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5 Surprising Ways Tea Can Improve Your Health

July 16, 2014 in Blogs

By Andreea Nica, AlterNet

Tea's powerful properties have been shown to relieve stress and boost mental clarity.

While some swear by the aromatic, medicinal nature of tea, studies now suggest that tea can help improve quality of life, promote longevity, and help with many illnesses and health conditions.

The idea that tea is good for you originated in China over 4,000 years ago, and word quickly spread to Portugal, India and Britain. Over the last decade, the health advantages of various teas have even garnered interest among researchers. Today, tea is offered in a diverse range of flavors and is brewed with many combinations of herbs and plants. With stress inhibiting substances, cancer-fighting properties, and disease-fighting flavonoids, the medicinal benefits of tea are worth investigating and pursuing.

1. Health

Over the years, tea has been used to promote overall health and well-being. The antioxidants in tea have been found to help fight against a number of illnesses including cancers of the liver, breast and colon. According to the National Cancer Institute, tea is composed of polyphenols, a group of plant chemicals that includes catechins. Catechins are believed to contribute to the many health benefits attributed to tea. Recent studies suggest that green tea may help reduce cardiovascular risks, promote oral health, reduce blood pressure, help with weight control, act as an antibacterial agent, provide protection from harmful UV radiation and help improve skin quality.  Depending on how often you drink tea and your intent in using herbs in tea, the various benefits of tea can empower individuals to mitigate certain health conditions.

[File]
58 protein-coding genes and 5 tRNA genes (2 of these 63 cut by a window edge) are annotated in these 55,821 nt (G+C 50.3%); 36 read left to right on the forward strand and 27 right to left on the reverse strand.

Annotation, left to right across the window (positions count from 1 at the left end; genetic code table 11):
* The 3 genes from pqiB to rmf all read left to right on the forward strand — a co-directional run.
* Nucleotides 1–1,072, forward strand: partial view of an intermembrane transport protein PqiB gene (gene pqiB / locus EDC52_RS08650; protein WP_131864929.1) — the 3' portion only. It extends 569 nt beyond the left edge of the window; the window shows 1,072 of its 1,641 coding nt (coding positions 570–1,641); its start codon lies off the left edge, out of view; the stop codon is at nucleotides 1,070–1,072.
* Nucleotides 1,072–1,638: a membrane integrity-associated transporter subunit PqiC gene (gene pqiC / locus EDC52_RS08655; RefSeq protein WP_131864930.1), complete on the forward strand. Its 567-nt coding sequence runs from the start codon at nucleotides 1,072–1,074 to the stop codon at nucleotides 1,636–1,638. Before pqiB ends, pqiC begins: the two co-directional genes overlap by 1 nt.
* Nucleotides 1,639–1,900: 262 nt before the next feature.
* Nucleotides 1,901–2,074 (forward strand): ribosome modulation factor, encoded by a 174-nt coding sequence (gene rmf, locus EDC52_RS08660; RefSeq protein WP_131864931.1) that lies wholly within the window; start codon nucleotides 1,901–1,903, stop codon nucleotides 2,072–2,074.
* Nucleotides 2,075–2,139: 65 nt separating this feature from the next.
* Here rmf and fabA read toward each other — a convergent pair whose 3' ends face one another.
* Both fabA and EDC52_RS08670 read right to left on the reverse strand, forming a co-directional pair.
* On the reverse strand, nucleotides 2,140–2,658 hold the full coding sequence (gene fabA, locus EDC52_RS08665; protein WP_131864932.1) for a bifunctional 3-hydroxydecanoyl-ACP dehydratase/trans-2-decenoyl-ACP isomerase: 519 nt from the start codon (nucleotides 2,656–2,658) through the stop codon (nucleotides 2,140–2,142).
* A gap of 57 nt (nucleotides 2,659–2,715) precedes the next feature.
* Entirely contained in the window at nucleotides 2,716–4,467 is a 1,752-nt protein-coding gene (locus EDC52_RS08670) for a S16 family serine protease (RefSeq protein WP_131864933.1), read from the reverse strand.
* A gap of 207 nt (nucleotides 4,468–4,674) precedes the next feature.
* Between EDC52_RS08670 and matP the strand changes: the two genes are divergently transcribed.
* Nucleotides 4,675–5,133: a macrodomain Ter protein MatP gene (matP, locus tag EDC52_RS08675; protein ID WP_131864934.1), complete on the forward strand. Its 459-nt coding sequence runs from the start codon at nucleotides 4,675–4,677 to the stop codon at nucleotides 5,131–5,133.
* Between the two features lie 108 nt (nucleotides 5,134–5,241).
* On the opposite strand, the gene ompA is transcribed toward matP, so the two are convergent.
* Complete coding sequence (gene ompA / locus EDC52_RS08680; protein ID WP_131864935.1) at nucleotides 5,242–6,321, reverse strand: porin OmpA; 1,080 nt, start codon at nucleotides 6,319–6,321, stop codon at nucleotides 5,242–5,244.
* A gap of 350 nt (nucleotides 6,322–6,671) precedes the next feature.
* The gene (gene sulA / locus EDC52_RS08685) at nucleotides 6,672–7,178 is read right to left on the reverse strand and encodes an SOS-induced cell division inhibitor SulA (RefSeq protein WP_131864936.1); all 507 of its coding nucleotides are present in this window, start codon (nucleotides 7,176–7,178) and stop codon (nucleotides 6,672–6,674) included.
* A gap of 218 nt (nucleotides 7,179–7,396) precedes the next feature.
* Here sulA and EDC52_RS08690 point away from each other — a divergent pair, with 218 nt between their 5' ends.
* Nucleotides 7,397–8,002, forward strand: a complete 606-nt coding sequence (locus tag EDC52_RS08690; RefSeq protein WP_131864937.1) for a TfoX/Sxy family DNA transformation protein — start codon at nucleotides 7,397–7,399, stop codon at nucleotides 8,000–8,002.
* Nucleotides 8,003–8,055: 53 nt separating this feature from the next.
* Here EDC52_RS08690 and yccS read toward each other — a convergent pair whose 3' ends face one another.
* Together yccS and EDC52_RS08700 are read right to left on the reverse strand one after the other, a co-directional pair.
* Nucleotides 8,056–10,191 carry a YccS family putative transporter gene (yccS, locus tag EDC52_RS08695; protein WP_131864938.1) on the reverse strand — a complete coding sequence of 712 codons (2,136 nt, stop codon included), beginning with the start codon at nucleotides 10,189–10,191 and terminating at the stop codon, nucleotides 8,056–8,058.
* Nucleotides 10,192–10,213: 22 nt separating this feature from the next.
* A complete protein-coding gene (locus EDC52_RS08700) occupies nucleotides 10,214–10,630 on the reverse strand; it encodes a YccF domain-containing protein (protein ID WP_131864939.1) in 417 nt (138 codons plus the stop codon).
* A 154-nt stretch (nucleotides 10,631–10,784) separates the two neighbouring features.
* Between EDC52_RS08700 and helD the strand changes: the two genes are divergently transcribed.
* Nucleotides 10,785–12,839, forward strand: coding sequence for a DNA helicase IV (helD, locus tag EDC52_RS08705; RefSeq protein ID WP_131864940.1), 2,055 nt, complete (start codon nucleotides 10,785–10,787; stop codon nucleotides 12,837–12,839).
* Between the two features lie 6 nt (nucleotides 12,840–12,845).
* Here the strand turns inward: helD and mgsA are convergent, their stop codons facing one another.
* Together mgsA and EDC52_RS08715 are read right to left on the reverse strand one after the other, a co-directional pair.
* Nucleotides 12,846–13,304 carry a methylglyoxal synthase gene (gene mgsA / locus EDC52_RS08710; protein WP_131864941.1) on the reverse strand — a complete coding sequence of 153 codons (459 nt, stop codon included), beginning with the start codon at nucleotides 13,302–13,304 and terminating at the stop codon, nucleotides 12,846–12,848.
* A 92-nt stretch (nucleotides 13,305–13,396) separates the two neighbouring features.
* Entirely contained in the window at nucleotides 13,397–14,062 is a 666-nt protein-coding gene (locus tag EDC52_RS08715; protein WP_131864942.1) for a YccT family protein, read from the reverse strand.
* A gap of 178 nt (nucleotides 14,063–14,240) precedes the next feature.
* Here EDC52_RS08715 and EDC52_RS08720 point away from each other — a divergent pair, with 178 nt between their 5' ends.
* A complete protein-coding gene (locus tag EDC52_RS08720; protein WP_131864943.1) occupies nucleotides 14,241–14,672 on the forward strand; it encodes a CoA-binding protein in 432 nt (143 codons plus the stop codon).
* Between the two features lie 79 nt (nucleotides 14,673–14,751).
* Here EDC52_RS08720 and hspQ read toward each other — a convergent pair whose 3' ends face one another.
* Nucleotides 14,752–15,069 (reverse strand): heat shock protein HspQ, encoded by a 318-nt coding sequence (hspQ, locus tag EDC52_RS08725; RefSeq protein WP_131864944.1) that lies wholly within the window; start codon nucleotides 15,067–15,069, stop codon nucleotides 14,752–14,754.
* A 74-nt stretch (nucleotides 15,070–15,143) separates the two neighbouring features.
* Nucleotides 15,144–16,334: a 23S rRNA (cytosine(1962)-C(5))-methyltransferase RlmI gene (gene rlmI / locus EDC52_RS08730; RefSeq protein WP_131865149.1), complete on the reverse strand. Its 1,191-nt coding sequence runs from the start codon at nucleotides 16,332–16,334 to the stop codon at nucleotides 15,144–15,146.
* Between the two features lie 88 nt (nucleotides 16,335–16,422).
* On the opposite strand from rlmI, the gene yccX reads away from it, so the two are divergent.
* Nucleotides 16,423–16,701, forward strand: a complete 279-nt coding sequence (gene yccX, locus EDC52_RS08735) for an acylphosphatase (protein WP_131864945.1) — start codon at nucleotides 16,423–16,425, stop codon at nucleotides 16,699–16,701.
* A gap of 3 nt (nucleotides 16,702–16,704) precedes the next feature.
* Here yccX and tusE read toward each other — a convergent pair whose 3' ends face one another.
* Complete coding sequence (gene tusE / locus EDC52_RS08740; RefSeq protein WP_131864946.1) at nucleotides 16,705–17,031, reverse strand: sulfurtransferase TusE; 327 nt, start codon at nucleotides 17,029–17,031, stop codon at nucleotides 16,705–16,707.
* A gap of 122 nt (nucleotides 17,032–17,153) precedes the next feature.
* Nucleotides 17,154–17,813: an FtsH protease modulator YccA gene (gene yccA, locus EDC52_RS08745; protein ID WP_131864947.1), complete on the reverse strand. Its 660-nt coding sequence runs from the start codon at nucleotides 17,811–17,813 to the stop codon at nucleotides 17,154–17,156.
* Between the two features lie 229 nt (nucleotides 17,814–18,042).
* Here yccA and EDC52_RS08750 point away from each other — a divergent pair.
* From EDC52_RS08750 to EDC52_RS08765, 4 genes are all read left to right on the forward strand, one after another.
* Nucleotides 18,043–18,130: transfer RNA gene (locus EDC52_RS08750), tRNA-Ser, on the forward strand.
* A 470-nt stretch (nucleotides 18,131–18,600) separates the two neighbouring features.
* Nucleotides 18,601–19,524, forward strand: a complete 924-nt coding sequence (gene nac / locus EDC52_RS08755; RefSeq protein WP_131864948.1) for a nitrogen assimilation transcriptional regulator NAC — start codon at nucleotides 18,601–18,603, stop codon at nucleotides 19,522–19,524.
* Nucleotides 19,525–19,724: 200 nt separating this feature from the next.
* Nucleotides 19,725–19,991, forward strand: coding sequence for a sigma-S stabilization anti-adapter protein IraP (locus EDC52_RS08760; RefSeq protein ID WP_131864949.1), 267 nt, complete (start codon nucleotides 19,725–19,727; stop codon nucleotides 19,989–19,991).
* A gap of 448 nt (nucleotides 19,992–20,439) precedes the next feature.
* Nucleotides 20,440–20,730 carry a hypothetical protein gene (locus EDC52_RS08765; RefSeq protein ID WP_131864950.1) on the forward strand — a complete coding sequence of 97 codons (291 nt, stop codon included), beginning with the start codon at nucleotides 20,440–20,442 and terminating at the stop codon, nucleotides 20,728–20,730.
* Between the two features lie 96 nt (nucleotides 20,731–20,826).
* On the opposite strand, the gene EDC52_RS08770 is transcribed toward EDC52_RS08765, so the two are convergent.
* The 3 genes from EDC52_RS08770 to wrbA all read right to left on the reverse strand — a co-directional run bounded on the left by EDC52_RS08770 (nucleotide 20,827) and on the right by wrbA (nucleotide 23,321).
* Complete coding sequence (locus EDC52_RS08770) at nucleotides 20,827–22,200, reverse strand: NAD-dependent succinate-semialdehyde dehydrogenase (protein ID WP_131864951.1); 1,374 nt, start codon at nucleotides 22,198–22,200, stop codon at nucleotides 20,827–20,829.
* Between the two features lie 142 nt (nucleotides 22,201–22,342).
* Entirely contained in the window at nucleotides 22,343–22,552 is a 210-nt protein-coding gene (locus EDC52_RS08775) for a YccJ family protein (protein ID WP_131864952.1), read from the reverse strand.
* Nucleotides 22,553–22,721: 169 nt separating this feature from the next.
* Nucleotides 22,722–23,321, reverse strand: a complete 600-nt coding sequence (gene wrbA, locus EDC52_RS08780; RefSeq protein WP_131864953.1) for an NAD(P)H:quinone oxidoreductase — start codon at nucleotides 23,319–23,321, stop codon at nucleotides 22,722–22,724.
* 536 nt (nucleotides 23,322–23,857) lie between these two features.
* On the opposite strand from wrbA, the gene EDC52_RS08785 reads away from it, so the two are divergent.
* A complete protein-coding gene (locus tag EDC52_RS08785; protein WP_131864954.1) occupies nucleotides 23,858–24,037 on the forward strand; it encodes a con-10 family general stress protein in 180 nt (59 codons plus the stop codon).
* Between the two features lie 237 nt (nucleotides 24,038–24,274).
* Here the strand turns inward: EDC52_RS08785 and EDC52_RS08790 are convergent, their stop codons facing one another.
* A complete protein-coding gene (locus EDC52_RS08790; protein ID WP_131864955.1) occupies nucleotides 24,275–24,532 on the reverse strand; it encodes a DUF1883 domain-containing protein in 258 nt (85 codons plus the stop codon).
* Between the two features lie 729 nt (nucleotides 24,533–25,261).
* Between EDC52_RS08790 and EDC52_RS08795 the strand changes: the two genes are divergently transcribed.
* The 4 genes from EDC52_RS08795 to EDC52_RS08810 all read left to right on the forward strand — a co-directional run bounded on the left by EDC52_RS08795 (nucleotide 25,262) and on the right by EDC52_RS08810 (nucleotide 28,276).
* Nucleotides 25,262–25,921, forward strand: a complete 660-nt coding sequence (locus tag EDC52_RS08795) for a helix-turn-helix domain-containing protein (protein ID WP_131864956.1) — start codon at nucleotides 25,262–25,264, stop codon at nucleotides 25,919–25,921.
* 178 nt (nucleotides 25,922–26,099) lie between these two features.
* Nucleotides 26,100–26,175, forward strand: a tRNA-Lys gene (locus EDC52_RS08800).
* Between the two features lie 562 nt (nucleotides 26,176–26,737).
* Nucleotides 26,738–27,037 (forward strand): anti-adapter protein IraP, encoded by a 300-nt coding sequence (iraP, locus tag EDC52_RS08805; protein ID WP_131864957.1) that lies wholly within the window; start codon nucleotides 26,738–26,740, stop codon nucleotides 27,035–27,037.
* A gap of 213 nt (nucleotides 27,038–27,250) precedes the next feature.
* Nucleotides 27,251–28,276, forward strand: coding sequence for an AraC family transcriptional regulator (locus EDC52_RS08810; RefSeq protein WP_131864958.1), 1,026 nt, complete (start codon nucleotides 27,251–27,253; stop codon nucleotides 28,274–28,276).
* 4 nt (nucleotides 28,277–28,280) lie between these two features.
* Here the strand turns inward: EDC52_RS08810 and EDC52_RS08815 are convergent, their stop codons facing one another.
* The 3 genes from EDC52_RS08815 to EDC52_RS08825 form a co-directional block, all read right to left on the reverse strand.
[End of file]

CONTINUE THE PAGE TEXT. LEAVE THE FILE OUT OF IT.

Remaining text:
2. Caffeine

Tea generally has less caffeine than coffee, which according to some nutritionists is healthier. The idea of attenuation—the gradual loss of intensity—occurs when the intake of caffeine is high. In other words, the more caffeine you pump into your body, the less effect it may have. As a general rule of thumb, it’s best not to exceed 400 milligrams (mg) of caffeine in a day for most healthy adults. Typically, an 8-ounce caffeinated tea drink (green and black) has between 14 to 70 mg of caffeine. But …read more


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